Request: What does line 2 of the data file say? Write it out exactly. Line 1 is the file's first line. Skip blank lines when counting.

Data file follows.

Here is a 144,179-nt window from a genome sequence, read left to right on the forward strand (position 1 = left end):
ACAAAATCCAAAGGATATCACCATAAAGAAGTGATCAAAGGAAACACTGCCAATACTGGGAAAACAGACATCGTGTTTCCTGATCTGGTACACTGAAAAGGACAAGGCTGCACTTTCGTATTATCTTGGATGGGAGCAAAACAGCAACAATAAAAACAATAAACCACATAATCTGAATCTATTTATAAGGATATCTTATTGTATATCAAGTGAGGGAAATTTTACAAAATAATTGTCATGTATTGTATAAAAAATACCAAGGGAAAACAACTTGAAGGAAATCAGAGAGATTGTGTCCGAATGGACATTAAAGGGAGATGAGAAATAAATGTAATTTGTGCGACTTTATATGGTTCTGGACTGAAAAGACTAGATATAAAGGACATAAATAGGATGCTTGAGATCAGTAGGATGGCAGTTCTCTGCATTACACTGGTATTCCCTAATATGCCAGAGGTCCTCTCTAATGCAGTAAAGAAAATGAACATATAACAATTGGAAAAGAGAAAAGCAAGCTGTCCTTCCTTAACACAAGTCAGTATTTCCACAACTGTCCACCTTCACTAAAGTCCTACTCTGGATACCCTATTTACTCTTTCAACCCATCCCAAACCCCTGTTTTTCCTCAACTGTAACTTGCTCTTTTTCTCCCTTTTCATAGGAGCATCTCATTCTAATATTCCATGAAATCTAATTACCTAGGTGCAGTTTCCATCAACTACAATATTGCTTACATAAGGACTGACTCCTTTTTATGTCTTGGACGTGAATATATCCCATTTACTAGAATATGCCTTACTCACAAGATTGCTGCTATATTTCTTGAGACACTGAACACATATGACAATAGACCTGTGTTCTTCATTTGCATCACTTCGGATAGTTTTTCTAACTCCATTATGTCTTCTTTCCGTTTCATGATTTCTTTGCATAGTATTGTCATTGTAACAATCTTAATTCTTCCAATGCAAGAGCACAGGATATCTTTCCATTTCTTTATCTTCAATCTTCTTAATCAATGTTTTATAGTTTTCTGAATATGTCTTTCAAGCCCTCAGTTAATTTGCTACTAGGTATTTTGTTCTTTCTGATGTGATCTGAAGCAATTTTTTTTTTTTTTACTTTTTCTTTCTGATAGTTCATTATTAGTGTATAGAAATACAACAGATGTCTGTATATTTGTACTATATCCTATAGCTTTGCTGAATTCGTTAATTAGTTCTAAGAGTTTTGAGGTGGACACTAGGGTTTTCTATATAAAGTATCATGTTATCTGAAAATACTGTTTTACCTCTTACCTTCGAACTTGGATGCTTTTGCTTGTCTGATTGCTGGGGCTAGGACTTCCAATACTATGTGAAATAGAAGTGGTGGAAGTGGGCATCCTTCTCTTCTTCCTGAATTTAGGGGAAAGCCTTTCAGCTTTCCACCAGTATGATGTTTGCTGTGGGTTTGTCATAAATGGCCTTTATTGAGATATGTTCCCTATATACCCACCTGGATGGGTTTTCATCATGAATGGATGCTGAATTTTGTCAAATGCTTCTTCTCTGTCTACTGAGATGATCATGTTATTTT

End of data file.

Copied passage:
ACAAAATCCAAAGGATATCACCATAAAGAAGTGATCAAAGGAAACACTGCCAATACTGGGAAAACAGACATCGTGTTTCCTGATCTGGTACACTGAAAAGGACAAGGCTGCACTTTCGTATTATCTTGGATGGGAGCAAAACAGCAACAATAAAAACAATAAACCACATAATCTGAATCTATTTATAAGGATATCTTATTGTATATCAAGTGAGGGAAATTTTACAAAATAATTGTCATGTATTGTATAAAAAATACCAAGGGAAAACAACTTGAAGGAAATCAGAGAGATTGTGTCCGAATGGACATTAAAGGGAGATGAGAAATAAATGTAATTTGTGCGACTTTATATGGTTCTGGACTGAAAAGACTAGATATAAAGGACATAAATAGGATGCTTGAGATCAGTAGGATGGCAGTTCTCTGCATTACACTGGTATTCCCTAATATGCCAGAGGTCCTCTCTAATGCAGTAAAGAAAATGAACATATAACAATTGGAAAAGAGAAAAGCAAGCTGTCCTTCCTTAACACAAGTCAGTATTTCCACAACTGTCCACCTTCACTAAAGTCCTACTCTGGATACCCTATTTACTCTTTCAACCCATCCCAAACCCCTGTTTTTCCTCAACTGTAACTTGCTCTTTTTCTCCCTTTTCATAGGAGCATCTCATTCTAATATTCCATGAAATCTAATTACCTAGGTGCAGTTTCCATCAACTACAATATTGCTTACATAAGGACTGACTCCTTTTTATGTCTTGGACGTGAATATATCCCATTTACTAGAATATGCCTTACTCACAAGATTGCTGCTATATTTCTTGAGACACTGAACACATATGACAATAGACCTGTGTTCTTCATTTGCATCACTTCGGATAGTTTTTCTAACTCCATTATGTCTTCTTTCCGTTTCATGATTTCTTTGCATAGTATTGTCATTGTAACAATCTTAATTCTTCCAATGCAAGAGCACAGGATATCTTTCCATTTCTTTATCTTCAATCTTCTTAATCAATGTTTTATAGTTTTCTGAATATGTCTTTCAAGCCCTCAGTTAATTTGCTACTAGGTATTTTGTTCTTTCTGATGTGATCTGAAGCAATTTTTTTTTTTTTTACTTTTTCTTTCTGATAGTTCATTATTAGTGTATAGAAATACAACAGATGTCTGTATATTTGTACTATATCCTATAGCTTTGCTGAATTCGTTAATTAGTTCTAAGAGTTTTGAGGTGGACACTAGGGTTTTCTATATAAAGTATCATGTTATCTGAAAATACTGTTTTACCTCTTACCTTCGAACTTGGATGCTTTTGCTTGTCTGATTGCTGGGGCTAGGACTTCCAATACTATGTGAAATAGAAGTGGTGGAAGTGGGCATCCTTCTCTTCTTCCTGAATTTAGGGGAAAGCCTTTCAGCTTTCCACCAGTATGATGTTTGCTGTGGGTTTGTCATAAATGGCCTTTATTGAGATATGTTCCCTATATACCCACCTGGATGGGTTTTCATCATGAATGGATGCTGAATTTTGTCAAATGCTTCTTCTCTGTCTACTGAGATGATCATGTTATTTT